The hospital hallway was shrouded in an eerie light, as the OB, resident, med student, anesthesiologist and nurse wheeled me down the hall and through the big, ominous double doors. I remember seeing nurses, stationed in the hallway, as I was being wheeled by, and I asked them if I was going to die.
They told me that I was not.
I didn’t believe them.
As they transferred me onto the operating table, I began to shake.
My husband wasn’t with me, as he was not allowed to be in the room as I got the spinal,
So the sweet nurse held my hand in his place.
I later learned
That for my husband,
those 15 minutes were the worst of his life,
As he paced the halls like a mad man,
Terrified for his wife
And unborn baby,
Behind those heavy doors.
I can’t say that I can remember the moment that my husband was allowed back with me,
But I do remember telling him that I couldn’t feel anything below my shoulders,
And that I was terribly scared.
And I was shaking.
And I was nauseas.
And, did I mention, scared.
Scared, out of my mind.
Also, I couldn’t breathe.
Not only was my chest completely numb, making the sensation of a deep breath nearly impossible, but the medicine they used in the spinal made my nose stuff up so much that I couldn’t inhale at all,
And my mouth became so dry that I could scarcely speak.
The kind, gentle anesthesiologist provided me with manna in the form of a wet sponge, as he soaked my trembling lips, helping to ease the terrible dryness.
I don’t think I’ve ever been more uncomfortable in my entire life.
And then, before I knew it, the anesthesiologist was instructing my husband to take out the camera and to hold it over the curtain that separated my head from my abdomen.
It was time.
The anesthesiologist told me that my baby would be here in a matter of minutes.
I was so terrified that I couldn’t even speak,
And I could barely stop shaking enough to nod my head.
As I’ve said before,
It was then that my husband squeezed my quivering hand,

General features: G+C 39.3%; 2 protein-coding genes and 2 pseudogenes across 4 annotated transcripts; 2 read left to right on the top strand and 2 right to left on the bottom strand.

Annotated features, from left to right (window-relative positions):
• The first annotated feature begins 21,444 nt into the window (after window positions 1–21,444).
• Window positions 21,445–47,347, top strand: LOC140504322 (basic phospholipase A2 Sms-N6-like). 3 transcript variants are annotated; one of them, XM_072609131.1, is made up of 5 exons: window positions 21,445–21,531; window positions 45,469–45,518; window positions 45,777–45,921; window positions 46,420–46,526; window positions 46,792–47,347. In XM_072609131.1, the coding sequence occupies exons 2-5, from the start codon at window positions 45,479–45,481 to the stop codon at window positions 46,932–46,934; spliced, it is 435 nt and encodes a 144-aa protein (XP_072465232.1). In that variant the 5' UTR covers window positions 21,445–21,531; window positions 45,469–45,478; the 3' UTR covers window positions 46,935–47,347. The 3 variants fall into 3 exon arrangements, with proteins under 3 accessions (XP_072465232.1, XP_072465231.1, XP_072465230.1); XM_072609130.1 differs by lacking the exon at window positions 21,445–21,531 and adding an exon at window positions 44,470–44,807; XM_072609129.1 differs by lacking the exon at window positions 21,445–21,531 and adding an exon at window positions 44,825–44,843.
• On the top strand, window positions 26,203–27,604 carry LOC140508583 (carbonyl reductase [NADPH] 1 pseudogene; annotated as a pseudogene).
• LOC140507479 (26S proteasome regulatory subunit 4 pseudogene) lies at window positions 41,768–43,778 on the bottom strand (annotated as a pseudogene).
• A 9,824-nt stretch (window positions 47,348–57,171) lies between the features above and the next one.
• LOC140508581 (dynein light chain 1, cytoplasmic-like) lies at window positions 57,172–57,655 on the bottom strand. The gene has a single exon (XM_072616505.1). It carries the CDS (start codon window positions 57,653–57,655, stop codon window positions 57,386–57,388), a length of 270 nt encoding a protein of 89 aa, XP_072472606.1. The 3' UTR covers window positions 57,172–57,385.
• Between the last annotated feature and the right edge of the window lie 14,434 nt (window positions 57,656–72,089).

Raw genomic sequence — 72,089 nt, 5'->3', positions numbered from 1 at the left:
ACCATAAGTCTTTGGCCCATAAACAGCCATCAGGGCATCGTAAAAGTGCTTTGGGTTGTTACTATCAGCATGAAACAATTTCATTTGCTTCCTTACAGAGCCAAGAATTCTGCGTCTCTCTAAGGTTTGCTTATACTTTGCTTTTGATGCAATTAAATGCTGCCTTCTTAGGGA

And told me to listen to the radio.
It was “Desperado” by The Eagles,
My Nanny’s favorite song.
I had written about my Nanny,
And her love of this song,
For my Thesis,
So it was particularly meaningful to me.
It was a sign from above.
My Nanny couldn’t hold my hand, literally, but she was telling me that everything was going to be alright.
And it was.
The next thing I heard was my daughter’s voice.
Her cry was fast and staccato,
And the most beautiful music I’d ever heard.
She sounded so strong,
Her voice already so powerful,
And I knew that she was OK.
At that point, the OB told me that her cord had been wrapped around her neck two times.
Thank goodness we got her out when we did.
I wish I could tell you that it was at that moment that I forgot all of my discomfort, and simply stared into my daughter’s gorgeous blue eyes, as I told my husband how much I loved and cherished him.
That did happen, but much later.
A that point, my shaking got so bad that I couldn’t form words,
And my nausea had turned into relentless heaving.
All I kept saying to my husband was that I was so sorry I could not enjoy it with them,
I was so sorry that I felt so ill.
All he kept saying was “She’s so beautiful. She’s so beautiful.” And he cried. He cried enough for both of us. And he loved her. He loved her enough for both of us. He didn’t have to, for I loved her insanely, already, I just couldn’t express it yet.
I was still on the table, broken,
Needing to be put back together.
At one point, which felt like it was 5 hours later, I asked the OB, still out of my view, behind the blue curtain, if she could give me something to help my nausea.
“Oh, don’t worry,” she said. “You’ll feel much better once I put your uterus back in.”
I hadn’t been aware that it was out.
And the rest, as they say,
Is my happily ever after.
They wheeled me back into the delivery room, and I saw my husband, parents, sister, and Mommom, who came running, in the middle of the night, to be by my side, as only Mommoms can do.
We all hugged, and cried, and they showed me pictures of my daughter, as I hadn’t been able to take in her most beautiful face while I was still in the OR.
What I didn’t know at that time, was that when my husband went out to greet my family after the baby was born, he walked down the hall, crying. When my family saw him, they were sick with worry. They didn’t realize that he was sobbing in joy, until he held them and told them, “She’s so beautiful.”
And she was.
And she is.
From the moment she was born,
She was the most amazingly beautiful, angelic, perfect baby that there ever was.
But, I’m here mom.
I’m supposed to say that.
However, in this case, it’s actually true.
My daughter was born at April 18, at 2:22 in the early morning hours.
She weighed 7lbs 12oz and was 21 inches long.
She has brown hair, big, shining eyes, a heart shaped face and lips like Cupid’s arrow.
She radiates goodness,
And lights up the universe.
She was welcomed into the world by our parents, grandparents, siblings and friends,
And those loved ones who are no longer with us,
But for whom she is named.
Her chorus of angels.
It was her angels who provided the soundtrack to which she made her grand entrance.
They wouldn’t have it any other way.
Once upon a time,
I had a plan.
I had a life that I was used to.
I had it all figured out.
And then, one day,
And it became more colorful,
Than I ever could have dreamed.
Once upon a time,
I had a baby.
whom I cherish,
Of every day.
fortunately for me,
this is just the very beginning of her